It was the same when Mahinda Rajapaksa took up office as Prime Minister.   On that occasion there were 3 long rows of bhikkhus, a slow extended pirit, which the assembly had to listen to while standing, a long speech by Ven. Medagoda Abeyatissa and blessings from Hindu, Muslim and Christian priests.

Buddhist Ministers of the interim cabinet formed on 22.11.19 also had pansil and pirit chanted by groups of bhikkhus before they took office.  They all   signed in to the accompaniment of pirit.

President Gotabaya inaugural speech was cleverly crafted to include   three of the four elements of Sinhala Buddhist civilization”, namely, Buddhism, Sinhala language and Sinhala unitary state. (The fourth element, Sinhala nationality was not mentioned). These three elements are today bandied about as ‘religion’, ‘language’ and ‘ancient history.’

 We must protect the Sinhala culture and heritage that has a history of thousands of years, President Gotabaya said in his inaugural speech. State patronage will be given to protect our age-old moral values, traditions and rituals and oneness.  Sara dharma, Ape kama, Sirit virit must be protected and will receive state patronage, he said. He added that he had studied at Ananda College and spoke of Ananda’s Buddhist ethos.

 The inaugural speech was in Sinhala with a bit in English. As far as I can recall, there was no Tamil translation of the proceedings and no national anthem. The expected criticism came in. President Gotabaya Rajapaksa is accepted by the millions who ensured him of the outstanding victory as the long awaited saviour of Sinhala Buddhists in Sri Lanka,” said one critic in a confused sentence. We are now in the Glorious Rise of Sinhala Buddhism”. Another spoke of the Achievement of Sinhala Buddhist glory in the recent Presidential election.” We are clearly moving in a direction where [we will see] Sinhala Buddhist dominance, and its continuing impactful influence in Sri Lankan society and politics, he added.

President Gotabaya is the first President of Sri Lanka to have been educated at Ananda College.  I was educated at Ananda College, Colombo, one of the leading Buddhist schools in Sri Lanka,” he said, in his very first speech as President of Sri Lanka. It has taken Ananda College exactly one hundred years to reach this point.

Ananda College( est. 1886)  had been administered by several illustrious principals (Kuntz, Buultjens),had produced several distinguished  old boys,  (D.J. Wimalasurendra) and had some academic  achievements  to show,  when in 1918, P de S Kularatne took over as principal  of Ananda. He made Ananda into the leading school that it is today.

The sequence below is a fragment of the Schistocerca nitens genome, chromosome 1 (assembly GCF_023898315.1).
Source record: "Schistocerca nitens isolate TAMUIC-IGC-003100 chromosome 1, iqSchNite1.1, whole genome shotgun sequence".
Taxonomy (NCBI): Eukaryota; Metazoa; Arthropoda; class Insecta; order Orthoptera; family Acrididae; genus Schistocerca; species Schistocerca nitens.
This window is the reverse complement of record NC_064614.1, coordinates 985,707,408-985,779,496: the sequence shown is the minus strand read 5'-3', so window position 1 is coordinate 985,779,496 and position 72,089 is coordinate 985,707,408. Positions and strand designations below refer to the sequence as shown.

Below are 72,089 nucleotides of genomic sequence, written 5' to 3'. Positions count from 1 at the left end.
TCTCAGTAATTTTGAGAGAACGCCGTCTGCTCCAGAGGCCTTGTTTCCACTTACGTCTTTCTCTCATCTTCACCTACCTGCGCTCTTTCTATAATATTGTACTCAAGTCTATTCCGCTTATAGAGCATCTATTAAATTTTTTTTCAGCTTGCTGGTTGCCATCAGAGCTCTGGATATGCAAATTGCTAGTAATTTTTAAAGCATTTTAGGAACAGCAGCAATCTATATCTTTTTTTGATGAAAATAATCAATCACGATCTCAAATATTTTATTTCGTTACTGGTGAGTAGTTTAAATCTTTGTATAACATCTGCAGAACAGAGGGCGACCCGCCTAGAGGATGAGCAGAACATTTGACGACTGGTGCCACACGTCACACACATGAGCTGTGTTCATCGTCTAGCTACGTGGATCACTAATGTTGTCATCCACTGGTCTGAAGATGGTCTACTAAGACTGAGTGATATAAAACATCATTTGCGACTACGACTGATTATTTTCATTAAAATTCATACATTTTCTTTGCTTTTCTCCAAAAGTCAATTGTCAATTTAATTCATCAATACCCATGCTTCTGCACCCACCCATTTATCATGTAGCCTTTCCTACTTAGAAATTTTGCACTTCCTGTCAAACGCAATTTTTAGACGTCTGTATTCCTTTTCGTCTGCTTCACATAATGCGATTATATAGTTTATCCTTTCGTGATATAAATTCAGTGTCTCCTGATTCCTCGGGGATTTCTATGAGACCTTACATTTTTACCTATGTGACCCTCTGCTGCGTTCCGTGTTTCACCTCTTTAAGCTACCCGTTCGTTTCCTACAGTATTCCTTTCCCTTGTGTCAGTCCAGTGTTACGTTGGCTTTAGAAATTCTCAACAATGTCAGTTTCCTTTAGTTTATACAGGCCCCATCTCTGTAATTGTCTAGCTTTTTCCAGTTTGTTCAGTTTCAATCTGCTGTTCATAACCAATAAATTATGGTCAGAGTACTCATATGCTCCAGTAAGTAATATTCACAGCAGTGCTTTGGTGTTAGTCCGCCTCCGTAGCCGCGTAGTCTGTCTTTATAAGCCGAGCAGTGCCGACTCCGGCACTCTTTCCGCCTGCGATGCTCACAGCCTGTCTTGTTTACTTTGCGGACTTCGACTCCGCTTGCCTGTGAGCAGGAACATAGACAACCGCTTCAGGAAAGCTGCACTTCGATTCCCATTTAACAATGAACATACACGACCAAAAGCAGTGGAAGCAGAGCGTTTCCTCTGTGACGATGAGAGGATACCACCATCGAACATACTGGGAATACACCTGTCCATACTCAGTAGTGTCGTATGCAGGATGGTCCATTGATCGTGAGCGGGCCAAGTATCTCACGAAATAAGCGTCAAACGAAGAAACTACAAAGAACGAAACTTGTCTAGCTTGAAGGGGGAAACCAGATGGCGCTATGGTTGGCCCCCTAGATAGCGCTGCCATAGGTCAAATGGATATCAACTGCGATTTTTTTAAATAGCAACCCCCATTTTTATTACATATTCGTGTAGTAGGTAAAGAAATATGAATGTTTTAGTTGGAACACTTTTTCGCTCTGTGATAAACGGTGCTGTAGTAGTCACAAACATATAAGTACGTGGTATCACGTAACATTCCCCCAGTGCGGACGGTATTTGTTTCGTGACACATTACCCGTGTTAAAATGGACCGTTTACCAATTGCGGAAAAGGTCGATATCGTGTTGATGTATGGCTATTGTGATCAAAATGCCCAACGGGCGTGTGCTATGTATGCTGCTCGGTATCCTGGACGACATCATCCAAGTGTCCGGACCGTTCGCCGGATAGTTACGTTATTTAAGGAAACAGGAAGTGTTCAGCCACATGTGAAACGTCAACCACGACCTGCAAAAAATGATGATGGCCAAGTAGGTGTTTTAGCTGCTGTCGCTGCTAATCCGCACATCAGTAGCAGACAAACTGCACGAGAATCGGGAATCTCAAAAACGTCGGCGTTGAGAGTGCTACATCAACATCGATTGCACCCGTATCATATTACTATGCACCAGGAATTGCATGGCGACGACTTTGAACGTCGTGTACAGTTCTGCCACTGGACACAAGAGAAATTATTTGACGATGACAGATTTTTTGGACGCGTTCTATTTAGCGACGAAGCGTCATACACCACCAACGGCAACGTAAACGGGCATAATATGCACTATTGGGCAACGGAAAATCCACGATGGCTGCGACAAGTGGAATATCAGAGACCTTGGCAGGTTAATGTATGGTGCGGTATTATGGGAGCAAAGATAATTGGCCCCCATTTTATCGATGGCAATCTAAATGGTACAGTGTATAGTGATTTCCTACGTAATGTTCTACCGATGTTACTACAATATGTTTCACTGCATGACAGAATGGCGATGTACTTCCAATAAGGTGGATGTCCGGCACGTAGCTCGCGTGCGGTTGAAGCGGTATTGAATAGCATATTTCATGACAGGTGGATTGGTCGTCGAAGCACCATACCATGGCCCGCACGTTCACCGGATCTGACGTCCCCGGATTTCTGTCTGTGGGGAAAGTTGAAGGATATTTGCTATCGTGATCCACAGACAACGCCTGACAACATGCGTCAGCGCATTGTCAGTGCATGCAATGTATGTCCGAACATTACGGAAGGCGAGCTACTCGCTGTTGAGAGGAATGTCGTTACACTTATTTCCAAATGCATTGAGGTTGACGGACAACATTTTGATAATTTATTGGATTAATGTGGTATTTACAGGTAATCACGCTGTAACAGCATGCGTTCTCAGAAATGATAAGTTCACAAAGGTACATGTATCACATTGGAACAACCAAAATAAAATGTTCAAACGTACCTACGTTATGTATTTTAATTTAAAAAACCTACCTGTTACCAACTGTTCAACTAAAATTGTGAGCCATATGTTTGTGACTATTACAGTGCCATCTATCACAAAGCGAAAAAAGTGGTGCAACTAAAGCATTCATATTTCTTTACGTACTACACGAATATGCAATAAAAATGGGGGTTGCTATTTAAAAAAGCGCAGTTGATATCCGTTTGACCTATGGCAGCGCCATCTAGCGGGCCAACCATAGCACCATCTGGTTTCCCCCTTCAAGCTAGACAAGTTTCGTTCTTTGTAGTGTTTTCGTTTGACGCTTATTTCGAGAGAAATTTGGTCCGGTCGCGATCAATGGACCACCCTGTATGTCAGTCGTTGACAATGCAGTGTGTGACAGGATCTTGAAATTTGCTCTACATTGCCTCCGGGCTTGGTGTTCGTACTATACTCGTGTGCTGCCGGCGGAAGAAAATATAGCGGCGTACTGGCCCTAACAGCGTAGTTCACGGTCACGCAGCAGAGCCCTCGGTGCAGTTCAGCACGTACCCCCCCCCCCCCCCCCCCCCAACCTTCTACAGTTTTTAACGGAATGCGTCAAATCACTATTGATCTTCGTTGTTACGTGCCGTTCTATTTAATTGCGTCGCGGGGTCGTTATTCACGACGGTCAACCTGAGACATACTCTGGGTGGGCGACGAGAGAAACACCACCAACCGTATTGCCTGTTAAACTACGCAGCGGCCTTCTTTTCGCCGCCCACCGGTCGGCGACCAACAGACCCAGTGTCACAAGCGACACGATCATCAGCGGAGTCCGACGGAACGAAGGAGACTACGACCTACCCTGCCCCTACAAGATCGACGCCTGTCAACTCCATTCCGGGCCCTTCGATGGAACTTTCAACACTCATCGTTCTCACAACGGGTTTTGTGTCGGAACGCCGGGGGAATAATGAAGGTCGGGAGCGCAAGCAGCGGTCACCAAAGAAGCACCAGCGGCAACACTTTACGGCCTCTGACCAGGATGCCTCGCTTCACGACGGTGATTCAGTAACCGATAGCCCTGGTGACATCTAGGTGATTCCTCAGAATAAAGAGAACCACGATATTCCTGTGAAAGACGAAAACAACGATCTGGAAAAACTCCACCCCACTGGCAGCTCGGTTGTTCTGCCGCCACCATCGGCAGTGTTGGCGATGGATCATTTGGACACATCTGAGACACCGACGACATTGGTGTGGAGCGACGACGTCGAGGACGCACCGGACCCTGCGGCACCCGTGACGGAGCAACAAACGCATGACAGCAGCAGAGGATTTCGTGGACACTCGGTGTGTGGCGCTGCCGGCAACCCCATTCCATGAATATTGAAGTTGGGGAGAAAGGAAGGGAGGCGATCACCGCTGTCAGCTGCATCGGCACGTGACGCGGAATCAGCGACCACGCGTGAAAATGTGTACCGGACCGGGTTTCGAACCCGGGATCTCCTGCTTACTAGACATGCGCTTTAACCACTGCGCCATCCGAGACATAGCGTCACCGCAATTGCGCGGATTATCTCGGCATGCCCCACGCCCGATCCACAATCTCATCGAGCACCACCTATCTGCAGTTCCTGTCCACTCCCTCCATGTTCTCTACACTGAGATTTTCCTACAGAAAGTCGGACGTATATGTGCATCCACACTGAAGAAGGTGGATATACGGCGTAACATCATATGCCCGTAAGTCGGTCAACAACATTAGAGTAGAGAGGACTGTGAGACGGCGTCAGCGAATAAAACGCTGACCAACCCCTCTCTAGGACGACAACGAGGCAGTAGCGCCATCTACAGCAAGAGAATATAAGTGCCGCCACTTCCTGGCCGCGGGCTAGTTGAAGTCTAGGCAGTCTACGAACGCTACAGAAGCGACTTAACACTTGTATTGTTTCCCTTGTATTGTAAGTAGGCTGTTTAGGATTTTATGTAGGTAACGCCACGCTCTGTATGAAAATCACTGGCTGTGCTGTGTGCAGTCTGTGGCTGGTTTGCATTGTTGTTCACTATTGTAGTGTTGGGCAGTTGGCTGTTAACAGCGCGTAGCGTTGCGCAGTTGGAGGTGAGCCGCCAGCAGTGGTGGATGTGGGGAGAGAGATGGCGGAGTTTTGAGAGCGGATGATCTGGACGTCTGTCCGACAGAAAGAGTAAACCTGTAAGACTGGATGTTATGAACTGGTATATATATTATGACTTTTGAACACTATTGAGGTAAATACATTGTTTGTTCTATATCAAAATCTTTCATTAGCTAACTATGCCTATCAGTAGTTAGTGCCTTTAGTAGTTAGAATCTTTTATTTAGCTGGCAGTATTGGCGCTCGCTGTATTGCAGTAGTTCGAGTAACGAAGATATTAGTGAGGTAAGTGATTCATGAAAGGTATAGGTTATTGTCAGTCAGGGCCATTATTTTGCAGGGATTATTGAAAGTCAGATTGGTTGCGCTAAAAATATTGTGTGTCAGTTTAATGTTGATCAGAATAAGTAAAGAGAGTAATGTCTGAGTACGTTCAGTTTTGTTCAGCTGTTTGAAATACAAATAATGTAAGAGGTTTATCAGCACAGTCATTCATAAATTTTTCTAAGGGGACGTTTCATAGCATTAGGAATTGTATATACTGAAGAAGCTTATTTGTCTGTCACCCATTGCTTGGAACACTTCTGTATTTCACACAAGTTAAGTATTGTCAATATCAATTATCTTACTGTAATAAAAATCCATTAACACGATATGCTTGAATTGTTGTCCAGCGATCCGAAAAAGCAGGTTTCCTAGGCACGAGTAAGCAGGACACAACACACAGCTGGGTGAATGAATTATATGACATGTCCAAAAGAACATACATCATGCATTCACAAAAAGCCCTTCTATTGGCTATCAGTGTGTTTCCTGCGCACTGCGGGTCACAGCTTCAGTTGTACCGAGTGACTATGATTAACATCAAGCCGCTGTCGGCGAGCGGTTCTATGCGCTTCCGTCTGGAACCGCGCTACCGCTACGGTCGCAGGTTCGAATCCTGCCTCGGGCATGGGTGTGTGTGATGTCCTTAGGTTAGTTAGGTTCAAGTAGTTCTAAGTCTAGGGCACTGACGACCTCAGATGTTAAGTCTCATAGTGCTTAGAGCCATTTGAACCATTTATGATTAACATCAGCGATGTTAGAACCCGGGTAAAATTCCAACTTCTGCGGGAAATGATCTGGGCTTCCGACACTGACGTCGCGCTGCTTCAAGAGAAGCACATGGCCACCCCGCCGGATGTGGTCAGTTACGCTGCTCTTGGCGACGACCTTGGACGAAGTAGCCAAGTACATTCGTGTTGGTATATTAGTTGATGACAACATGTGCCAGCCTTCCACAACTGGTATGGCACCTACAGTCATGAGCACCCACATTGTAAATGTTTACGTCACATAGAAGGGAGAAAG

Kularatne   made Ananda College a highly nationalistic and   patriotic school. He emphasized Sinhala culture in the curriculum. When the Dutugemunu block of classrooms   was completed in 1919 Kularatne added a pedestal with a model of a lion with a sword in hand.   This indicates, said his biographer,   that from the beginning Kularatne had a political objective in mind. That was a courageous thing to do since Sri Lanka was under British rule at the time, the biographer observed.(Kamalika Pieris, Kularatne of Ananda”, 2015) 

In the 1970s, Ananda looked back and noted that Kularatne had consciously moulded persons who could participate actively in the nationalist revival and independence movement of British Ceylon, which was taking place at the time.

Also, Kularatne introduced cadetting to Ananda College. Anandians excelled in the sport and many joined the armed forces, after independence. Anandians pointed out, with pride, that In 1986, there were more officers from Ananda in the Sri Lanka army than any other school. The leading officers of Eelam War IV, including Gotabaya Rajapaksa, all came from Ananda. This was commented on.

Ananda College is sure to invite President Gotabaya Rajapaksa to the school, to felicitate and celebrate.  When he goes there, I hope that he will make some mention of P de S Kularatne, who started it all.  

I end this essay with a snippet of historical information that may interest readers.  It is not well known that the Sinhala monarchy had devised a mechanism of ‘brother kings’. When Vasabha died in 111 AD, the island was ruled in three principalities by his three sons. Since the division was among the legitimate heirs, the unity of the state was not shaken.  I had found a second set of brother kings, also ruling in Anuradhapura, but unfortunately, I cannot locate the reference at this moment.

There was a third instance. Under Dharma Parakrama bahu IX (1489-1513),the Kotte kingdom was ruled by him and his four brothers. The brothers were united and ruled from their independent centres of administration at Madampe, Manikkadavara, Raigama and Udugampola.

The interim government of 2019 has three Rajapaksa brothers in three important positions. Gotabaya Rajapaksa as President, Mahinda Rajapaksa as Prime Minister and Chamal Rajapaksa, a former Speaker, as Cabinet Minister.  The presence of three and four members of the same family dominating politics is seen as weakness when it should be seen as a rarity.

 Rajapaksa brothers entered Parliament, through general elections where they won seats through direct election. They won in highly independent, volatile, electorates. These electorates were not pocket boroughs of the Rajapaksas. They won, because, despite heavy criticism, the Rajapaksa brothers always delivered successfully on the tasks assigned to them. Sri Lanka is no longer a monarchy and these three are not kings. But I thought the information on ‘brother kings’ may be of interest. (continued)

One Response to “GOTABAYA RAJAPAKSA, SEVENTH PRESIDENT OF SRI LANKA Part 3”

  1. Geeth Says:

    Kamalika,
    Brilliant essay. Thanks.

    “Two days after taking up his appointment, President Gotabaya went to worship at the Dalada Maligawa in Kandy. His focus was the Dalada Maligawa, but the visit to Kandy meant that he was going from the first capital of the Sinhala kingdom, Anuradhapura, to the last capital, Kandy.” Yes, that is symbolic.

    I really want him to end the Colombo period as it has exhausted its value and significance as a historical period. I want to see him establishing a new historical period in Trinco establishing our new capital there. He must make his victory an epoch of a new era, creating history by establishing a new capital in Trincomalee.

    “There is sure to be contemptuous laughter in Colombo over all this pageantry.” Yes, you are correct because Colombian is the antithesis of the nation state of Sri Lanka. They want to make SL a vessel state. They are allergic to independence. They want to live in-dependence.